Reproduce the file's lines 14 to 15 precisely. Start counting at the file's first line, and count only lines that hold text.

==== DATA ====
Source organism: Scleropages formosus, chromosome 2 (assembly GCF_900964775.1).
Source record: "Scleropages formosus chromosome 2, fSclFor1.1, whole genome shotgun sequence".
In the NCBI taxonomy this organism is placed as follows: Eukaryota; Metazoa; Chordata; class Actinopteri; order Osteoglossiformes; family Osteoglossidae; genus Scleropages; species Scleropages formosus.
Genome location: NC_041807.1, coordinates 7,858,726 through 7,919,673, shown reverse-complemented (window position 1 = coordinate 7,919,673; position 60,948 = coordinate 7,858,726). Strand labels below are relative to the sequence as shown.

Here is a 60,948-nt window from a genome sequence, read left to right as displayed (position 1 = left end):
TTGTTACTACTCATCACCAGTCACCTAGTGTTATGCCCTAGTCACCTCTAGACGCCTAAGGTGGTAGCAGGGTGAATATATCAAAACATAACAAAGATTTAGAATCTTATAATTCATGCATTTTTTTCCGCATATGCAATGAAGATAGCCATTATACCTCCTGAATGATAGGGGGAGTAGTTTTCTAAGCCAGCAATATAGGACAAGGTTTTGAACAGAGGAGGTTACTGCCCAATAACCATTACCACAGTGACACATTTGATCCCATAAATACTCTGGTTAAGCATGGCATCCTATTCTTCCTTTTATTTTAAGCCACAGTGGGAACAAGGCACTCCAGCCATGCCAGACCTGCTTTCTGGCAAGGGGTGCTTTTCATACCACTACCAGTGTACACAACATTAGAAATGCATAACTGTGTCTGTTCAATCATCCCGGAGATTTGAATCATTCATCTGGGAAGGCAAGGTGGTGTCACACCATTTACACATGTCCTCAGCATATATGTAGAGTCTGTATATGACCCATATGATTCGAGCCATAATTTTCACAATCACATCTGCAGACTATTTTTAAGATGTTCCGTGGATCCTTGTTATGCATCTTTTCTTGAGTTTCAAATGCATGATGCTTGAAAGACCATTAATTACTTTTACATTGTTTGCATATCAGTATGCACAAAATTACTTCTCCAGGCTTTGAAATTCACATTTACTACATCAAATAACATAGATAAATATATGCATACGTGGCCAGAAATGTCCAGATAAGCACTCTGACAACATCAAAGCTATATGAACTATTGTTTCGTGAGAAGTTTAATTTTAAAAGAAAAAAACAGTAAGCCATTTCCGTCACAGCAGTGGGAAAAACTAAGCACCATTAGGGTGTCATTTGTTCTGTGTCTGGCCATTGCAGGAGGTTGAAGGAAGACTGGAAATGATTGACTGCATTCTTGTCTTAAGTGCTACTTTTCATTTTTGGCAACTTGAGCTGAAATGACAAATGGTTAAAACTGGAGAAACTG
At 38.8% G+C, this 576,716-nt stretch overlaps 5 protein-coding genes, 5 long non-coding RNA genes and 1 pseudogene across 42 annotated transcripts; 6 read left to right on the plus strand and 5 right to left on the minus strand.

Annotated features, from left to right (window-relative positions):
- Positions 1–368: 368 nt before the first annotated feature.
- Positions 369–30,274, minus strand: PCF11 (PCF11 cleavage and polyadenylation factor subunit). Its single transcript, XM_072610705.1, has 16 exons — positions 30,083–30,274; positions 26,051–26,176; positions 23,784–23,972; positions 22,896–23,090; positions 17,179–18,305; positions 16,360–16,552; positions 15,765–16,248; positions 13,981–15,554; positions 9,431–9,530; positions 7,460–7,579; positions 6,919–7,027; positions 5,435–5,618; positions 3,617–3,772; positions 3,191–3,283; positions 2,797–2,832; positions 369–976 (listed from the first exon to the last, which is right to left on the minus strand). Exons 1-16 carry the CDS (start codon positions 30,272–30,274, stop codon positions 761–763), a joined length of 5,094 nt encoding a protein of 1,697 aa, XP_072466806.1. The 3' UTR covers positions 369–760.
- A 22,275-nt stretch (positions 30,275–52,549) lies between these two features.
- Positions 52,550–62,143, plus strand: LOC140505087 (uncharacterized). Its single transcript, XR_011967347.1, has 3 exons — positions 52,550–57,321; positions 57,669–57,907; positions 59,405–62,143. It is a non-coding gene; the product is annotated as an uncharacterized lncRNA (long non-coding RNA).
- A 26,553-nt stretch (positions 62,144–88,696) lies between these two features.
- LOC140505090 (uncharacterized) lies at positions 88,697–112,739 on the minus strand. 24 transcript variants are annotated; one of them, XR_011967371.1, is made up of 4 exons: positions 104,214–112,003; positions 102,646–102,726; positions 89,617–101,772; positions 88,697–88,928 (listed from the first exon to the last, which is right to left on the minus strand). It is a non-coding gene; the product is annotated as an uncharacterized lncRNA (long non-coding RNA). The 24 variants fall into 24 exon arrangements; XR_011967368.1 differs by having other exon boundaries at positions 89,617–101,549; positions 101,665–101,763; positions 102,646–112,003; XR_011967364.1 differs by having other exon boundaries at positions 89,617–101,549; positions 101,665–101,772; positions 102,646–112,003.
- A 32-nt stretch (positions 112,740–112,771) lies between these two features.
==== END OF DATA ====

- LOC140505090 (uncharacterized) lies at positions 88,697–112,739 on the minus strand. 24 transcript variants are annotated; one of them, XR_011967371.1, is made up of 4 exons: positions 104,214–112,003; positions 102,646–102,726; positions 89,617–101,772; positions 88,697–88,928 (listed from the first exon to the last, which is right to left on the minus strand). It is a non-coding gene; the product is annotated as an uncharacterized lncRNA (long non-coding RNA). The 24 variants fall into 24 exon arrangements; XR_011967368.1 differs by having other exon boundaries at positions 89,617–101,549; positions 101,665–101,763; positions 102,646–112,003; XR_011967364.1 differs by having other exon boundaries at positions 89,617–101,549; positions 101,665–101,772; positions 102,646–112,003.
- A 32-nt stretch (positions 112,740–112,771) lies between these two features.